Little Mystery Records ***
Another of the burgeoning new-melodic school, trumpet/flugel player Nadje Noordhuis, from Sydney, based in New York since 2008, was a semi-finalist in the Thelonious Monk competition the year before.
In her mid-thirties, a member of underground jazz composer Darcy James Argue’s Secret Society, her band on this debut is full of good players including pianist Geoff Keezer, drummer Obed Calvaire, and bassist Joe Martin, and it’s easy to feel at ease with the chamber-jazz material, instantly attractive and approachable from the first sounds of the little piano figure on opener ‘Water Crossing.’
Fourth track ‘Big Footprint’ draws the musical world of Kenny Wheeler to mind, but the record also presents a very different side to Geoff Keezer, particularly if you think of him in terms of say his Rhodes work with Christian McBride’s jazz-rock band. Keezer is instead more like the pianist on a mid-20th century prairie period drama, and Sara Carswell’s violin playing on ‘Waltz for Winter’ completes this sepia tinted impression.
The last track ‘Open Road’, Noordhuis says this about on her blog: “I was thinking to myself ‘I want to write a tune as beautiful as a Pat Metheny ballad.’" And in some ways she has, although Metheny doesn’t spring to mind as an obvious source, which is probably a good sign. It’s a record that’s hard to dislike, but could do with a bit more of an edge at times, although the young trumpeter has a very expressive narrative style that lifts the record’s appeal immeasurably.
Released on 9 October in the US
Nadje Noordhuis, pictured top
1619 Broadway – The Brill Building Project
An album about songs and the craft of songwriters centred around the famed building in Midtown Manhattan where for some 40 years some of the most universally loved songs in American popular music were created. Elling begins with ‘On Broadway’ and his typically knowing way with both the lyrics of a song and his rapport with the band mean it feels as if he’s making you ‘unhear’ these very familiar songs. Initial listens suggest Bacharach/David’s ’ A House is Not A Home’ and Paul Simon’s ‘American Tune’ are the go-to tracks but Gerry Goffin and Carole King’s ‘Pleasant Valley Sunday’ will intrigue Zappa fans as well.
Released on 25 September. Kurt Elling, with Sheila Jordan, plays the London Jazz Festival at the Queen Elizabeth Hall on 14 November
The Bad Plus
Concord **** SEASON HIGHLIGHT
With this release you get the feeling that The Bad Plus have come up with something radically different. It’s almost as if they have begun all over again, with synthesizers and electronic drums added to the acoustic trio setting. The album comprises a bunch of original, frequently gripping, tunes, and a take on the late Paul Motian’s ‘Victoria’. Pianist Ethan Iverson says that Made Possible “is the sound of getting together in your garage and all committing, no matter what, seeing what you can make up today.” This frequently engrossing album indicates such an approach has more than paid off.
Released on 25 September in the States, and on 22 October internationally. The Bad Plus play Ronnie Scott’s in London on 23 and 24 October.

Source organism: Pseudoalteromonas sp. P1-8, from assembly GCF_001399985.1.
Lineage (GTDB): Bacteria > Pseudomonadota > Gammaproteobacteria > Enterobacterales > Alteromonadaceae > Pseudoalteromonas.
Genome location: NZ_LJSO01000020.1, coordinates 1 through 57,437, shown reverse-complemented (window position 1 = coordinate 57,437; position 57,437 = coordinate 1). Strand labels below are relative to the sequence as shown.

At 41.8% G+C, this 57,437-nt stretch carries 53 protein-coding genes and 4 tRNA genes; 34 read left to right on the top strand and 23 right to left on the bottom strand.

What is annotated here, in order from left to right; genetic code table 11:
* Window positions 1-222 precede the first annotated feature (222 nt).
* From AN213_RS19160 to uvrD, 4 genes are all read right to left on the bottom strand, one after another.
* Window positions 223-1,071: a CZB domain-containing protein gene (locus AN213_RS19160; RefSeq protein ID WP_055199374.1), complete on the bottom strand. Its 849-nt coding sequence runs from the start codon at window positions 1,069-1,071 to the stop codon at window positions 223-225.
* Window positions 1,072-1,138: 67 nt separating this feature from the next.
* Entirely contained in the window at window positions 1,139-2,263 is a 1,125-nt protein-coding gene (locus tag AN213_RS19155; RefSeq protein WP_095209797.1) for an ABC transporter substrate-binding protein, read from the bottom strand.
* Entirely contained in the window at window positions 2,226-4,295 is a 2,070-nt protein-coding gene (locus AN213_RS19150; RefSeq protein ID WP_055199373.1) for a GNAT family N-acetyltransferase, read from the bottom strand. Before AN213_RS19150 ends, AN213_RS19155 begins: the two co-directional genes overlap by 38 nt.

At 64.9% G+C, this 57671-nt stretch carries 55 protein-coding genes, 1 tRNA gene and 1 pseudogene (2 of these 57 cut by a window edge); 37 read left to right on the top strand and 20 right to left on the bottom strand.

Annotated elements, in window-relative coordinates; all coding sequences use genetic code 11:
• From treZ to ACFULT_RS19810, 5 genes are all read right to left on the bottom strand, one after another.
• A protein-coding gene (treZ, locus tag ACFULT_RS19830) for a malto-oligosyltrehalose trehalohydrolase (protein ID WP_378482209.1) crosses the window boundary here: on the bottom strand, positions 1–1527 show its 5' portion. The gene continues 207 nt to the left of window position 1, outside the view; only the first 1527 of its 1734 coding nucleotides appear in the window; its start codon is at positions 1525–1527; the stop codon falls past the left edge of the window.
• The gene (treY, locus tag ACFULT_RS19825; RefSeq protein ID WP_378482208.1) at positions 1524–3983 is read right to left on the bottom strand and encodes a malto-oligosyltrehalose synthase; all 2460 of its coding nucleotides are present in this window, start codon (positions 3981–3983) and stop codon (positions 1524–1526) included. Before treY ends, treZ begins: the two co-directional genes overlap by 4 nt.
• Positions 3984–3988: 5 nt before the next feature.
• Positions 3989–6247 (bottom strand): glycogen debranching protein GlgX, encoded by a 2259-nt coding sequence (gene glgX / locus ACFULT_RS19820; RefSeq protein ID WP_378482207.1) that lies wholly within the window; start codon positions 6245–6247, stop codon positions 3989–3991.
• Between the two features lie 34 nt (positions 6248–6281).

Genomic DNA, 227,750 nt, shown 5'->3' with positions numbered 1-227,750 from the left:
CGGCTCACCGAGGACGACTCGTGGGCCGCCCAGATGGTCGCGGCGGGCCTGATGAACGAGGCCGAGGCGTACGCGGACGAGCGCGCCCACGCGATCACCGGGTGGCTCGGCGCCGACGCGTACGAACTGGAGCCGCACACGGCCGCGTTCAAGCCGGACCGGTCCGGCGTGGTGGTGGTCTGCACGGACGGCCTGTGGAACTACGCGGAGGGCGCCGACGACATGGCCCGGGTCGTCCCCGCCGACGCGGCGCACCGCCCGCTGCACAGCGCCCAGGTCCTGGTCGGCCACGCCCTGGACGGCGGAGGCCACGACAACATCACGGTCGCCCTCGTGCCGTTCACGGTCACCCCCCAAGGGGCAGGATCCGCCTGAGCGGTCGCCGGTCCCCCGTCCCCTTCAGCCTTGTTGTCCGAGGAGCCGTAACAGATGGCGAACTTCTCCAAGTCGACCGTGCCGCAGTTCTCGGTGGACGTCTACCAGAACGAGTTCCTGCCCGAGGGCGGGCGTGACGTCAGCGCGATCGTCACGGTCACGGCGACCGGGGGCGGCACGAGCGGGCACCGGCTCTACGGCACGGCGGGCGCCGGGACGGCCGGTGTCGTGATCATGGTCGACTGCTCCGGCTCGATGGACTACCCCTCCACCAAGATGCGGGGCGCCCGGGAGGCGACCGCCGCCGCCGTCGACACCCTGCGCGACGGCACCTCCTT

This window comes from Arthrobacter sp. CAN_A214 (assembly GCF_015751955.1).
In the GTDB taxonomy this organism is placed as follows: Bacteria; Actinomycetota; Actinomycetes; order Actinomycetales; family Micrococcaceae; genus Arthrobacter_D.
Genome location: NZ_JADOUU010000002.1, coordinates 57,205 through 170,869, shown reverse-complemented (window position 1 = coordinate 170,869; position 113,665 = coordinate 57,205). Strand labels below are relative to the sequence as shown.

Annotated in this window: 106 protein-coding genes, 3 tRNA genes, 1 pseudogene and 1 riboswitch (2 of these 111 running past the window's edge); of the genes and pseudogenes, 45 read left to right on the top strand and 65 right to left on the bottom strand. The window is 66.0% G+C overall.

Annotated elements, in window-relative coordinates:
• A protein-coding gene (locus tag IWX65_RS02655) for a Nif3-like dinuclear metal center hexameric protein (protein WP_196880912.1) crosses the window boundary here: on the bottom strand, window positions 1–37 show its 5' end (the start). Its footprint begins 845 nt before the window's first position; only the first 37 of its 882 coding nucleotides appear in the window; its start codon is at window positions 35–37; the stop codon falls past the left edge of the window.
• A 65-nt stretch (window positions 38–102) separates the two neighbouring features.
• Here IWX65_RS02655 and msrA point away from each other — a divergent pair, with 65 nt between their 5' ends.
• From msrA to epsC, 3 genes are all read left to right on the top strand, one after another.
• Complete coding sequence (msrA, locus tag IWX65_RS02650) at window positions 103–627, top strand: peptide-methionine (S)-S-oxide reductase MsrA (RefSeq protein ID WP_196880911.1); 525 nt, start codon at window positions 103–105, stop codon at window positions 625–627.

The Bad Plus photo by Cameron Wittig
End of an Era
Truth Revolution ***
Very promising, with a high-register sense of abandon and plenty of guts, trumpeter Philip Dizack is still a new name on a crowded US scene. Slightly reminiscent of Christian Scott (circa the album Anthem) it’s been seven years since the Milwaukee player’s debut, Beyond a Dream. With tracks featuring two separate bands, one with Linda Oh, the bassist most likely to storm through from the underground jazz scene in America, Blue Note artist pianist Aaron Parks and Herbie Hancock drummer Kendrick Scott, and strings even, it’s an ambitious project that came to fruition with the help of some Kickstarter fundraising. If Coldplay ever become remotely hip it will be thanks to the likes of Dizack for covering songs of theirs such as the heart-on-sleeve ‘What If’, the fifth track here.
Released on 2 October in the US
Next month at Ronnie Scott’s there’s a fascinating two-night Late Late Show presentation in prospect that aims to summon up the spirit of The Establishment, the legendary Greek Street club founded by Peter Cook that gave birth to the 1960s satire boom.
Actor Keith Allen is to MC the shows, which begin just a half an hour shy of midnight on 19 and 20 September.
The Establishment was a revelation in 1961, and as the Ronnie’s website relates, the club featured uncensored stand-up comedy giving “a platform to radical, political, and anarchic performers (everyone from Lenny Bruce to Barry Humphries)."
Dudley Moore used to play jazz at the Establishment and his role for these evenings now falls to Ronnie’s musical director James Pearson who will play Moore rarities. New comedy, cabaret, burlesque and musical talent as yet to be confirmed are also to play an intrinsic part of the presentation, and Private Eye writer Victor Lewis-Smith is to provide a Pathé News style round-up of the week’s news to begin each evening.
For more go to www.ronniescotts.co.uk